The mitochondrion is intimately linked to energy and overall metabolism and therefore the morphology of mitochondrion can be very informative for inferring the metabolic state of cells. In this study we report an approach for automatic classification of mitochondrial morphologies using supervised machine learning to efficiently classify them from a large number of cells at a time. Fluorescence microscopy images of the chronic encysted form of parasite Toxoplasma gondii were used for this development. Manually classifying these morphologies from the hundreds of parasites within typical tissue cysts is tedious and error prone. In addition, because of inherent biological heterogeneity in morphologies, there can be variability and lack of reproducibility in manual classification. We used image segmentation to detect mitochondrial shapes and used features extracted from them in a multivariate logistic regression model to classify the detected shapes into five morphological classes: Blobs, Tadpoles, Lasso/Donuts, Arcs, and Other. The detected shapes from a subset of images were first used to obtain consensus classification among expert users to obtain a labeled set. The model was trained using the labeled set from five cysts and its performance was tested on the mitochondrial morphologies from ten other cysts that were not used in training. Results showed that the model had an average overall accuracy of 87%. There was high degree of confidence in the classification of Blobs and Arcs (average F scores 0.91 and 0.73) which constituted the majority of morphologies (85%). Although the current development used microscopy images from tissue cysts of Toxoplasma gondii, the approach is adaptable with minor adjustments and can be used to automatically classify morphologies of organelles from a variety of cells.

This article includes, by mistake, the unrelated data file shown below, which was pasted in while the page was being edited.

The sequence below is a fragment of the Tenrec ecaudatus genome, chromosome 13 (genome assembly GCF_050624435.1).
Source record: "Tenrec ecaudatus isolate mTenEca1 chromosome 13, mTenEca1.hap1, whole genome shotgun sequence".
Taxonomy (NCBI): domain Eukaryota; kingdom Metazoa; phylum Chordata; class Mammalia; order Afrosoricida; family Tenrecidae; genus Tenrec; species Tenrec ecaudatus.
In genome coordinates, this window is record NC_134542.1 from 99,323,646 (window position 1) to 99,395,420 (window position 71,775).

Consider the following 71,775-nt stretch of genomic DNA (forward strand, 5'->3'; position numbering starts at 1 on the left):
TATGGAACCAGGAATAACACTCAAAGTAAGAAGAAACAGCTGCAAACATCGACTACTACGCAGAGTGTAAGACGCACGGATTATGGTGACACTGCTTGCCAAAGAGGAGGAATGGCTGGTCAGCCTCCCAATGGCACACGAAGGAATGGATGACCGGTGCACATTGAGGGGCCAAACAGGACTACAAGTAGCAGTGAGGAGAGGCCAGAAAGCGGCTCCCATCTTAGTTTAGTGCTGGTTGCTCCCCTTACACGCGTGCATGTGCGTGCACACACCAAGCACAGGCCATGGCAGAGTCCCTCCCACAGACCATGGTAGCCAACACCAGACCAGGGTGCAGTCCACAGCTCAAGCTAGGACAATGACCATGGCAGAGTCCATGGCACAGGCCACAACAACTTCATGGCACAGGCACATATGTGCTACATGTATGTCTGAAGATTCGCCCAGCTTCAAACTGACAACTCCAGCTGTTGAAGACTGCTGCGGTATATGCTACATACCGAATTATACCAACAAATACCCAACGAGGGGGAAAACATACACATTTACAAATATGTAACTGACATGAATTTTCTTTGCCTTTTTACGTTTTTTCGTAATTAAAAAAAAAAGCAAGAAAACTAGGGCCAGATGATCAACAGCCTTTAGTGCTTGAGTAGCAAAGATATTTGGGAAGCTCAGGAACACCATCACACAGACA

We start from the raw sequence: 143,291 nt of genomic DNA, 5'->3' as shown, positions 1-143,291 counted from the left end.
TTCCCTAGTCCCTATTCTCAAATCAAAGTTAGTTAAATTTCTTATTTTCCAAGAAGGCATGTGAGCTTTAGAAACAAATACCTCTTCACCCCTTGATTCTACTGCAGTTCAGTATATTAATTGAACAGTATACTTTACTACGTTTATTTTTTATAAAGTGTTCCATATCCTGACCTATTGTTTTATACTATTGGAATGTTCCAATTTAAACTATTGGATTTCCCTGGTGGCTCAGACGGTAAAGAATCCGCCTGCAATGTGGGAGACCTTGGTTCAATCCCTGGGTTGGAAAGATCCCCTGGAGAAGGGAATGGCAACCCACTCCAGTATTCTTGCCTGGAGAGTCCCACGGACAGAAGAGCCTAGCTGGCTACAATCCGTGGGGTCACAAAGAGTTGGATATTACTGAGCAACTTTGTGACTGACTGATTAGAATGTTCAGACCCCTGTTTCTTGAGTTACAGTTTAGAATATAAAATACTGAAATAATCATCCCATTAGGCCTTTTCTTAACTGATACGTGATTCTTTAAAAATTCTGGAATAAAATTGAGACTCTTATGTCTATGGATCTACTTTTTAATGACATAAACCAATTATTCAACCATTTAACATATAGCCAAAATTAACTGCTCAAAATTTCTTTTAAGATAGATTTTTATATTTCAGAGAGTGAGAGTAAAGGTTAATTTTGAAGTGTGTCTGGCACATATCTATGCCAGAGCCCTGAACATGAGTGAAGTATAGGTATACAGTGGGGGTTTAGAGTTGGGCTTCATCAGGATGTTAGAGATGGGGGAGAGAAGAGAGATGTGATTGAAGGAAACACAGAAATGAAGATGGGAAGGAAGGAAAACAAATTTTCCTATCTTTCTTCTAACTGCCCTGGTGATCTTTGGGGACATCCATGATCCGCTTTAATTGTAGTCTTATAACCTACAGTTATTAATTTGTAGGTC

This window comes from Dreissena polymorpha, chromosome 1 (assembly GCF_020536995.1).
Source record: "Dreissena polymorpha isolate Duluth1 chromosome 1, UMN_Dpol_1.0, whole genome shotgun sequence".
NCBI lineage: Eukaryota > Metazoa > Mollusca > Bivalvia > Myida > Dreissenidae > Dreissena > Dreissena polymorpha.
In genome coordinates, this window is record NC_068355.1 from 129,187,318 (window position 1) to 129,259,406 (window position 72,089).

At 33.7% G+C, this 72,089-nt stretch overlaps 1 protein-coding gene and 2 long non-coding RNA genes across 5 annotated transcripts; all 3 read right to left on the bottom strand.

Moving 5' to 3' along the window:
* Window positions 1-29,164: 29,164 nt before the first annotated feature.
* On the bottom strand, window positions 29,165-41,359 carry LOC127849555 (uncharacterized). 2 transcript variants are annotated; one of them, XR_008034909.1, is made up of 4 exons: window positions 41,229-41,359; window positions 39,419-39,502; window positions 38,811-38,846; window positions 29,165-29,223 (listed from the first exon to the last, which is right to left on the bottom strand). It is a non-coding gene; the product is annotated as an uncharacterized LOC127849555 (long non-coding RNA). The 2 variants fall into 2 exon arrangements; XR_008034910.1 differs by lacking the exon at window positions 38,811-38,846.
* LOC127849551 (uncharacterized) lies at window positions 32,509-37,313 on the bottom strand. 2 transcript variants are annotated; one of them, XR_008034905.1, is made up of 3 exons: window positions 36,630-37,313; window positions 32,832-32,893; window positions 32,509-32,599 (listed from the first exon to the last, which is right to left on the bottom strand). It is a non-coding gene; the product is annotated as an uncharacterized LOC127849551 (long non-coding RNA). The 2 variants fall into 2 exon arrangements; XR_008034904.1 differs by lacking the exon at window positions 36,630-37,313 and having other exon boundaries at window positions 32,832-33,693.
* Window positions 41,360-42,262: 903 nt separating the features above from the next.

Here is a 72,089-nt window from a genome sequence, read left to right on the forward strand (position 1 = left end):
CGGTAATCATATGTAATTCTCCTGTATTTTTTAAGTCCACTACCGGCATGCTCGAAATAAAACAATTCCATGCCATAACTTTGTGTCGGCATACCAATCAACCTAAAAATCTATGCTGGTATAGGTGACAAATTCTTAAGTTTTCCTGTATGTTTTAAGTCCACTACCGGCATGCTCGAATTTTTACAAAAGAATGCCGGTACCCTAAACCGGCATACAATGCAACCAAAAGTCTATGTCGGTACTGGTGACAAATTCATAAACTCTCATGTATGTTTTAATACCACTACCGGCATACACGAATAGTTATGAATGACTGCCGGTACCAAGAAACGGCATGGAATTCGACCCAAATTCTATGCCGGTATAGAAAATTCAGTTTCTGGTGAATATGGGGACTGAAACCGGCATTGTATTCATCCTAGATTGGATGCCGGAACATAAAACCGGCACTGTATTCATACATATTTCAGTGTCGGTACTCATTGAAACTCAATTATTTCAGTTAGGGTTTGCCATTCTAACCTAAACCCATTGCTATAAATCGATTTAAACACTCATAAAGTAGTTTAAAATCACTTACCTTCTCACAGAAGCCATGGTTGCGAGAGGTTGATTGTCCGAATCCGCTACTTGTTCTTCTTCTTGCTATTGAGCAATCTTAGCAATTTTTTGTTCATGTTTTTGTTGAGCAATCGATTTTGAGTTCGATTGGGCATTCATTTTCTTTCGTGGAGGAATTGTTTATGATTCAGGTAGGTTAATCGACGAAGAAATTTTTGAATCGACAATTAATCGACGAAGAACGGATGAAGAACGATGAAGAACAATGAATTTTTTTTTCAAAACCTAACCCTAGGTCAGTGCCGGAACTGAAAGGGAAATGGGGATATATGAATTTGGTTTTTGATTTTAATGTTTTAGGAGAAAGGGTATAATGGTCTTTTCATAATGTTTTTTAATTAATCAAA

|Issue number||2 February|
|State||Published - Feb 2023|
Bibliographical noteFunding Information:
This research was supported by National Institutes of Health (NIH) R01 AI145335 to APS and ARP (Multiple PI’s). NIH had no role in study design, data collection and analysis, decision to publish, or preparation of the manuscript. We thank Ms. Joy Miracle (Department of Microbiology, Immunology & Molecular Genetics, University of Kentucky) for providing the images shown in Fig 2.
© 2023 Place et al. This is an open access article distributed under the terms of the Creative Commons Attribution License, which permits unrestricted use, distribution, and reproduction in any medium, provided the original author and source are credited.
ASJC Scopus subject areas